Advertiser Disclosure

Taxes on Stocks: What You Have to Pay and How to Pay Less

Learn how dividends and capital gains can affect your tax bill, and how you can reduce what you pay.
Sept. 24, 2020
Brokers, Income Taxes, Investing, Investment Taxes, Investments, Personal Taxes, Taxes
Taxes on Stocks: How They Work and How to Pay Less
Many or all of the products featured here are from our partners who compensate us. This may influence which products we write about and where and how the product appears on a page. However, this does not influence our evaluations. Our opinions are our own.

Investing in stocks can be a great way to build wealth and financial security, but it’s important to understand how taxes on stocks could affect your tax bill.

Generally, any profit you make on the sale of a stock is taxable at either 0%, 15% or 20% if you held the shares for more than a year or at your ordinary tax rate if you held the shares for less than a year. Also, any dividends you receive from a stock are usually taxable.

Here’s a quick guide to taxes on stocks and how to lower those taxes. Your situation may be more complicated, so be sure to talk to a qualified tax pro before making big decisions.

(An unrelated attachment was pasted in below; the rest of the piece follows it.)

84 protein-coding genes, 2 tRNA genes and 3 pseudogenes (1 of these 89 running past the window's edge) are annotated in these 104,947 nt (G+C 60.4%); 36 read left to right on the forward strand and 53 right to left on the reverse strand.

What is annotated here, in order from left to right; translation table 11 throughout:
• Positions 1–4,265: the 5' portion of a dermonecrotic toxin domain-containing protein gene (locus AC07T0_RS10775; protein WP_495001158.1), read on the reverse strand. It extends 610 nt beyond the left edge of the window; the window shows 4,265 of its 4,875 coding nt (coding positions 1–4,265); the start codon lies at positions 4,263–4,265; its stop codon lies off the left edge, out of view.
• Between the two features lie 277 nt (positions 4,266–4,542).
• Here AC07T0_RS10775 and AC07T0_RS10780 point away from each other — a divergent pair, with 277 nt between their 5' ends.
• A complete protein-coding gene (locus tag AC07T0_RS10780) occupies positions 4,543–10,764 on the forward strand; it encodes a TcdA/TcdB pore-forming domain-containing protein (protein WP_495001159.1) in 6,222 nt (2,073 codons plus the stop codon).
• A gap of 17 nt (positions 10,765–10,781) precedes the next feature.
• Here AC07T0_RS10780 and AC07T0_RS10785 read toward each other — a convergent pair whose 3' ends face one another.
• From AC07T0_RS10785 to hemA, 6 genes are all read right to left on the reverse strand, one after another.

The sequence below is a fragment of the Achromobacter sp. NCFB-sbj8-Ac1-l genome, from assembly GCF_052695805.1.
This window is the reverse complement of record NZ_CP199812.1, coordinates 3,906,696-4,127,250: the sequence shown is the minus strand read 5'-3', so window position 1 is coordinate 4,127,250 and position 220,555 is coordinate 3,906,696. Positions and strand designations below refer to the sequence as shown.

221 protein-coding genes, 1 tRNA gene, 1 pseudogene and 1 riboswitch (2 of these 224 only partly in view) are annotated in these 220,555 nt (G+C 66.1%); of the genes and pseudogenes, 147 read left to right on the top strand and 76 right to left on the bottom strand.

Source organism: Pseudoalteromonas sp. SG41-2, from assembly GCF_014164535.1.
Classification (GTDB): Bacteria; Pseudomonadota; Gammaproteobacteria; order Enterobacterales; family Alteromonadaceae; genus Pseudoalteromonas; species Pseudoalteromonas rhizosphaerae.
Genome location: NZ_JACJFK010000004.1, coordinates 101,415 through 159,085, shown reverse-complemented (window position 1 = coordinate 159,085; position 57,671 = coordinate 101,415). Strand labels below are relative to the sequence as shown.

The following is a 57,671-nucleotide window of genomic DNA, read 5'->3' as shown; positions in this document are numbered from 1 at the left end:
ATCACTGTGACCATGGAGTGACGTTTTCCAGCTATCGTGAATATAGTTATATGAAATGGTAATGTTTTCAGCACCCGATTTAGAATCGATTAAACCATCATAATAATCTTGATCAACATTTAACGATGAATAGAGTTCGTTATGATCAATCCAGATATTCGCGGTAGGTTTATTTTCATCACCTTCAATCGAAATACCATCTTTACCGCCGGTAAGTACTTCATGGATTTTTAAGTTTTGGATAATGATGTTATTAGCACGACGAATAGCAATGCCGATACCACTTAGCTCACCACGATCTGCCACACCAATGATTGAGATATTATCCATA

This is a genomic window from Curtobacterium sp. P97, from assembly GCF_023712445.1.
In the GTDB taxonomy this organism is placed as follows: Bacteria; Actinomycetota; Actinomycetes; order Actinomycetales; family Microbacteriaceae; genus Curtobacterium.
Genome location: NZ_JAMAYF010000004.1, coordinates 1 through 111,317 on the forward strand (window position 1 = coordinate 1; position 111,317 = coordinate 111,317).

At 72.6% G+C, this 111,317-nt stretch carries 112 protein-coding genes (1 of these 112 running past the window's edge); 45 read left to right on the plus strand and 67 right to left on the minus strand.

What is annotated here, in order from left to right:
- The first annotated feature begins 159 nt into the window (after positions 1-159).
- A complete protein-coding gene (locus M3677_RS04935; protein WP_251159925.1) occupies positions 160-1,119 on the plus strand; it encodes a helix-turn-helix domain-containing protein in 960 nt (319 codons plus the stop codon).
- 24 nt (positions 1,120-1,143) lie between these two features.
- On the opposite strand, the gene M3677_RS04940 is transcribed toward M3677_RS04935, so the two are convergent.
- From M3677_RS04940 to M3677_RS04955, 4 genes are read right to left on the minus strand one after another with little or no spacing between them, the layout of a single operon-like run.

Capital gains taxes

If you’re holding shares of stock in a regular brokerage account, you may need to pay capital gains taxes when you sell the shares for a profit. There are two types of capital gains taxes:

  • Short-term capital gains tax is a tax on profits from the sale of an asset held for a year or less. Short-term capital gains tax rates are the same as your usual tax bracket. (Unclear what tax bracket you’re in? Learn about federal tax brackets.)
  • Long-term capital gains tax is a tax on profits from the sale of an asset held for longer than a year. Long-term capital gains tax rates are 0%, 15% or 20% depending on your taxable income and filing status.
  • Long-term capital gains tax rates are usually lower than those on short-term capital gains. That can mean paying lower taxes on stocks.

>>MORE: See this year’s capital gains tax rates here

Taxes on dividends

  • Dividends are usually taxable income.
  • For tax purposes, there are two kinds of dividends: qualified and nonqualified. Nonqualified dividends are sometimes called ordinary dividends. The tax rate on nonqualified dividends is the same as your regular income tax bracket. The tax rate on qualified dividends is 0%, 15% or 20%, depending on your taxable income and filing status. This is usually lower than the rate for nonqualified dividends.

» MORE: Learn more about how dividend taxes work

  • In both cases, people in higher tax brackets pay more taxes on dividends.
  • How and when you own a dividend-paying investment can dramatically change the tax bill on the dividends.
  • There are many exceptions and unusual scenarios with special rules; see IRS Publication 550 for the details.

See more ways to save and invest for the future


 

How to pay lower taxes on stocks

Think long term versus short term

  • You might pay less tax on your dividends by holding the shares long enough for the dividends to count as qualified. Just be sure that doing so aligns with your other investment objectives.